February Kata: Roman NumeralsMar 8, 2011
Katacast showing the implementation of the Roman Numerals kata in Ruby with RSpec and Autotest. My February katacast for the 12 months 12 katas initiative.
Well, although a little bit late (it’s been a hell of a month), here we go again with another katacast.
The February kata was Roman Numerals. It had two parts but I’ve only recorded the first one: transforming arabic to roman numerals.
I have to tell that I’m not as happy with the result as I was with the String Calculator one. Maybe I should have practice it more. Maybe not. Anyway there are a few times during the Kata that I feel that I’m taking too long steps:
When I refactor to the recursive solution after passing the
After doing the kata quite a few times I find this step the best to take the recursive approach. With only 3 numbers it’s easier to understand and quite simple. I don’t feel comfortable with the fact that I could have refactored to a much simpler code like
'I' * self. But after trying different approaches I find the recursive one the most understandable and readable.
When extracting known roman equivalences and obtaining the closest one:
This is the key step of my solution. I know the
selectchunk of code is quite complex the first time you see it. But I find it simpler than iterating over the equivalences or other approaches I tried. You find the equivalence that suits and apply it. Just that. It’s exactly how you’d do it by hand:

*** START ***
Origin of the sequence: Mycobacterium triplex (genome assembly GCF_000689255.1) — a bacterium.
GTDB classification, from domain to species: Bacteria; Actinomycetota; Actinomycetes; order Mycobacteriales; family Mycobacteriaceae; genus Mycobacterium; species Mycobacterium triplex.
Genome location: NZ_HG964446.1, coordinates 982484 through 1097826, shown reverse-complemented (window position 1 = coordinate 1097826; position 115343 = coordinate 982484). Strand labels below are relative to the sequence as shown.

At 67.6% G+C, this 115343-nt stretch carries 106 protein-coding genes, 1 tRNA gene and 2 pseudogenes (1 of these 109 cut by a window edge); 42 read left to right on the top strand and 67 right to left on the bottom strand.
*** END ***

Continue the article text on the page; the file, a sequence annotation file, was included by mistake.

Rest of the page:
1978 = 1000 + 900 + 50 + 10 + 10 + 5 + 1 + 1 + 1 1978 = M + CM + L + X + X + V + I + I + I
At this point, with 5 lines of code and the equivalence hash, the solution works.
When extracting the
That’s why I have pushed the implementation forward until extracting this complexity out of the
to_romanmethod. That keeps the method to a higher level of abstraction that makes it much more clear.
Although I’m increasing complexity by adding more elements (a second class) to the solution I think that the better understanding pays off (Laws of simple design: maximize clarity over has fewer elements ). What do you think?
What I’m not so happy about is the refactoring process. I’ve tried to take small steps, but when I switch the implementation of
RomanEquivalence.closestTo(number)to a factory method I feel I’m taking a huge leap forward. Maybe writing a separate spec for
RomanEquivalencewould have made me feel more comfortable.
Anyway, that’s my solution. Now it’s time to criticize it :-P. I have push it up to a GitHub repository.
I followed the suggestion made by Pablo Alonso on the String Calculator Katacast and used KeyCastr to display the keys I’m pressing. (Thanks to @ecomba for pointing me to it).